Finance committee moves forward on fire station

  • Architectural drawings of the proposed new Highlands fire station.
    Architectural drawings of the proposed new Highlands fire station.

The Highlands Finance Committee had much to say during its Tuesday morning meeting about how to deal with life over the next few months and the impact of the coronavirus locally. 

The committee recommended allocating $35,000 to allow the construction manager to proceed with putting the fire station project out for bid. Town Manager Josh Ward said the cost of the new fire station had gone up from the original $4.5 million price tag. 

A similar facility built in Pickens County, South Carolina, priced out at about $6 million, Ward told the committee.

“The new price runs about $310 per square foot,” Ward said. “That’s up from the original $280 per square. Couple that with the $1.5 million we spent for the property, we’re looking at a total cost of about $7.5-to-$8 million to build out.”

Cost cutting options presented included building out the second floor, but leaving it as a shell. Ward said the savings offered there amounted to about $500,000 but the contractor warned it would cost significantly more to come back later and finish it. 

Ward and Finance Director Rebecca Shuler were reviewing 15-20 year loan packages between $7.5 million to $8 million for the facility.

A 15-year loan at $8 million would work, but would be tight,” Ward said. “I recommend a 20 year loan as it gives us some leeway.” 

The tax increase will generate about $1 million, Shuler told the committee.

Patterson asked if it would be feasible to house firefighters in a separate building on the property. 

Ward said the size of the building takes up most of the property. 

“Not doing it all at once will not result in any substantial savings,” Ward said. “It’s best to build it out all at once.”

The contract will go before the board for approval in its April meeting. 

The committee also discussed ways in which it could provide utility customers some relief during the COVID-19 crisis. Shuler said the town utility could offer free utilities during thistime, but is restricted by the class of customer, either commercial electric, or residential electric. 

“We need to show customers we are doing something,” Shuler said.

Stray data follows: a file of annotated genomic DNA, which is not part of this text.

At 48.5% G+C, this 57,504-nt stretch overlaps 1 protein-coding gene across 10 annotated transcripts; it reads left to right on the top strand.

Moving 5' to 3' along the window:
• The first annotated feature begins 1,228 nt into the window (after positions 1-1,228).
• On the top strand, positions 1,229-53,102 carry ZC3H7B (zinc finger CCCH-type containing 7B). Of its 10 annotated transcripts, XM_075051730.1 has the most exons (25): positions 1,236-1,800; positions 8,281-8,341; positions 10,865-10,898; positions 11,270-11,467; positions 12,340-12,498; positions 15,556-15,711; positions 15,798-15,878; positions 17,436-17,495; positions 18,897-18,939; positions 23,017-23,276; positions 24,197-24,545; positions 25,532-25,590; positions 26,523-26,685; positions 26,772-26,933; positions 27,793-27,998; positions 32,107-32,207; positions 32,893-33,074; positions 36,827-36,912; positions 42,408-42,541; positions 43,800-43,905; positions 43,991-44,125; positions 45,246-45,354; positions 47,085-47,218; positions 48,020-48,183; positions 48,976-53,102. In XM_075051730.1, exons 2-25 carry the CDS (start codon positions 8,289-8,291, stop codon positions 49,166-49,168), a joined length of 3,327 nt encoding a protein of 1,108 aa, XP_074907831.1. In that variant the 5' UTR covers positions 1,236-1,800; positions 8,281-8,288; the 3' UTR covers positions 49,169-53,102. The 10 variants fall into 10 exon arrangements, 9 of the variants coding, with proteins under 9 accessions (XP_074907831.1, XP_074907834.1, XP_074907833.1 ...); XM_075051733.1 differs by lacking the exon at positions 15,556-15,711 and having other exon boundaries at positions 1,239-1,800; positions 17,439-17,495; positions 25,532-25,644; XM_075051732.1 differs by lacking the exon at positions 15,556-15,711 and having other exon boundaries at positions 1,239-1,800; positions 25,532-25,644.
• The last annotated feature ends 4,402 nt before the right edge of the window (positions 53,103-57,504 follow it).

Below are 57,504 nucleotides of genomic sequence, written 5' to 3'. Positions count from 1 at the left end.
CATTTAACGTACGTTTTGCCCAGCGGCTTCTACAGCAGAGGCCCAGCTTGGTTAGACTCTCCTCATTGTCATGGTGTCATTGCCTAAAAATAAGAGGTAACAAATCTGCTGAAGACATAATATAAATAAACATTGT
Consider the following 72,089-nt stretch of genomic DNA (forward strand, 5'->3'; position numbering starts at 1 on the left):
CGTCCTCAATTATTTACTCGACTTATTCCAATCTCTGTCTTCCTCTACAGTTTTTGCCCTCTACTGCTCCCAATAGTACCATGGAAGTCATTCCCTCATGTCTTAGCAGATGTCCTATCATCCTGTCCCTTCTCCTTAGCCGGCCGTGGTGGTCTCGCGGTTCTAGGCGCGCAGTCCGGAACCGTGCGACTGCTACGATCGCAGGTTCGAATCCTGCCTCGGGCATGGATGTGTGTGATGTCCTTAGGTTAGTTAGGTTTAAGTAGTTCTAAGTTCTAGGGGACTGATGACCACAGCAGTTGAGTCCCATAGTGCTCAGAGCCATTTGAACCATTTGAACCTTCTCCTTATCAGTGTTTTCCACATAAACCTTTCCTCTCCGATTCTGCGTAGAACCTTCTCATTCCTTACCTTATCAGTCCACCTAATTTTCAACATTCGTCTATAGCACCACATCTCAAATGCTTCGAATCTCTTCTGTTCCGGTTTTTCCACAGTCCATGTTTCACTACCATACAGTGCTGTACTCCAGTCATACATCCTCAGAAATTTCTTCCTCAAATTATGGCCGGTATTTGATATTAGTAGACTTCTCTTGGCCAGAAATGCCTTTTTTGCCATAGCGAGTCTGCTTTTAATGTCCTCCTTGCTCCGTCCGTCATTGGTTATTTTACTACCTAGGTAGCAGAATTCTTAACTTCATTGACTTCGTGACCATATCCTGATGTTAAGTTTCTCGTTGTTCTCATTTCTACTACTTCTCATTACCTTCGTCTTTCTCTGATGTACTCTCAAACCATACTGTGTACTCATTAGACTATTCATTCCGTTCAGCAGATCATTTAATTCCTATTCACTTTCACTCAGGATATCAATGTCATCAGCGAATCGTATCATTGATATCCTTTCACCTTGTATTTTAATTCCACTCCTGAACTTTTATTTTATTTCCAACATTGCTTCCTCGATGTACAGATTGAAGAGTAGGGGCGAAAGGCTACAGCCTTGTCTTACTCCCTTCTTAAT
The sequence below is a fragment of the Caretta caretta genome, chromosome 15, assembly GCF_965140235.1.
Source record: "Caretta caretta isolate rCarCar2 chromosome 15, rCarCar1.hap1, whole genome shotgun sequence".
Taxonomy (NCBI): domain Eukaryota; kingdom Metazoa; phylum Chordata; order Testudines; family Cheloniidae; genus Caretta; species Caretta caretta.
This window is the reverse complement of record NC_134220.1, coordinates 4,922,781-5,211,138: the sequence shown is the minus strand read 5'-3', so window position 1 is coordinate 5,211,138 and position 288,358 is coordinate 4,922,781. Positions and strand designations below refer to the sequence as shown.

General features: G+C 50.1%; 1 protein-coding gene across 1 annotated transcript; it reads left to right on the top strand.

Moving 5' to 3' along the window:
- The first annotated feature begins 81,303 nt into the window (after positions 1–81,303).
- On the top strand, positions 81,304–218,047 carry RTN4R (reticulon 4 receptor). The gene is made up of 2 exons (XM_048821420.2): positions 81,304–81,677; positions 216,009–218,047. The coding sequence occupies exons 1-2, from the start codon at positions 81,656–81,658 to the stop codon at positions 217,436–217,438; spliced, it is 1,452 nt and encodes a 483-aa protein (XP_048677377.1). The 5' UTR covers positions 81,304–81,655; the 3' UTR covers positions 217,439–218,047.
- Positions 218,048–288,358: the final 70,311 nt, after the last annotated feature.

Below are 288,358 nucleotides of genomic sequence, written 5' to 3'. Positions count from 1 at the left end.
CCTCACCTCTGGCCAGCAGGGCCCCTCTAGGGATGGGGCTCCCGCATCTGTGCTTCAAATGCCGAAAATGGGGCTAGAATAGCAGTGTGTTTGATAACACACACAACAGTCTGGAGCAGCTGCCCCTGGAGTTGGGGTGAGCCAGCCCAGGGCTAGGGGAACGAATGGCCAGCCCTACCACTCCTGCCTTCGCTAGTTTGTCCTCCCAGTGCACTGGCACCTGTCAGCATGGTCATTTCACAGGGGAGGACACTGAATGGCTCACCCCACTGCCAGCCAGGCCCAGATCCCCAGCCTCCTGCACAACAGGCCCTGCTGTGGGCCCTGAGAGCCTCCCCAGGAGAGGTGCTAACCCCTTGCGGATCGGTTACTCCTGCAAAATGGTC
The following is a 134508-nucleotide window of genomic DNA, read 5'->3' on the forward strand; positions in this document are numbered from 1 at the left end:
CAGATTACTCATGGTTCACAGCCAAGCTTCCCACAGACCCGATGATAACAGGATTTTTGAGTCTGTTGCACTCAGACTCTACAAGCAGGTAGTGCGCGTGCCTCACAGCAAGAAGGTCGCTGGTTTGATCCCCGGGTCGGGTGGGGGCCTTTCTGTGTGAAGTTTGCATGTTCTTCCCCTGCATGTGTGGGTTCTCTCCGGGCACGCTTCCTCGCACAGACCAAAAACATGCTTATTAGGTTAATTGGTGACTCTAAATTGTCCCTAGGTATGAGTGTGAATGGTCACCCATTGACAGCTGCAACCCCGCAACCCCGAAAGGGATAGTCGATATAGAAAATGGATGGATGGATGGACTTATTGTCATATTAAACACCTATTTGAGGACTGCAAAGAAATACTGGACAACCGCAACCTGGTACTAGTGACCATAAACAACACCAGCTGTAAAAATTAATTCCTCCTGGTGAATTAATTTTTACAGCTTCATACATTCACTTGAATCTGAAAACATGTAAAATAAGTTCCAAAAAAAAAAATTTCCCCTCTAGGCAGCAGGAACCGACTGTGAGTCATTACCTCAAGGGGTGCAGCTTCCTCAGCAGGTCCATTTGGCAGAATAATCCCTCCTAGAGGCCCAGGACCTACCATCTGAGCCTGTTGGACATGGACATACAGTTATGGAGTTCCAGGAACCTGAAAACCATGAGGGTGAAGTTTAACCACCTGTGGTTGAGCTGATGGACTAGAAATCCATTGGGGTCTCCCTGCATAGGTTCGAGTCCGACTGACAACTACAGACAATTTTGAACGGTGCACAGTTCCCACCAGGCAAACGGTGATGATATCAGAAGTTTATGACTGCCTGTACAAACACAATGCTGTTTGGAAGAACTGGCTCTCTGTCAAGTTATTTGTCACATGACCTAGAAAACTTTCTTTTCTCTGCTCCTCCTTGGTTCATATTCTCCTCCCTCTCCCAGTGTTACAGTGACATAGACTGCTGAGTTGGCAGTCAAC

One way the town could help would be to waive the convenience fee for those who pay online. The town would still be liable for the $2.75 fee, but hopefully this savings would motivate more of the town’s customers to pay their utility bills online and avoid trips to town hall. 

The cost to the town would run about $800 per month.

Late fees and service disconnections have been waived for the duration of the crisis. 

Bill forgiveness was discussed but not recommended as that cost would run between $700,000 and $800,000 if the town suspends utility bills during the COVID-19 crisis. 

“Most people are doing deferrals,” Shuler said. “Waving credit card fees for electronic payment, which would help eliminate walk-in traffic at town hall and eliminate the need to handle mail.” 

Also, Mayor Patrick Taylor said, paying electronically would eliminate town employees from having to handle cash. 

“Mostly residents who have lost their jobs calling and asking what we are doing to help,” Shuler said. “Suspending the convenience fee would tell our customers we’re doing something.”

The committee also recommended reducing visits to the post office from five days a week to two-to-three times a week. Monday and Thursdays.

In addition to waiving late fees and suspending disconnections, the committee recommended waiving convenience fees, and setting up deferred payment schedules with customers and extending the payback period from three months to six months during the crisis period.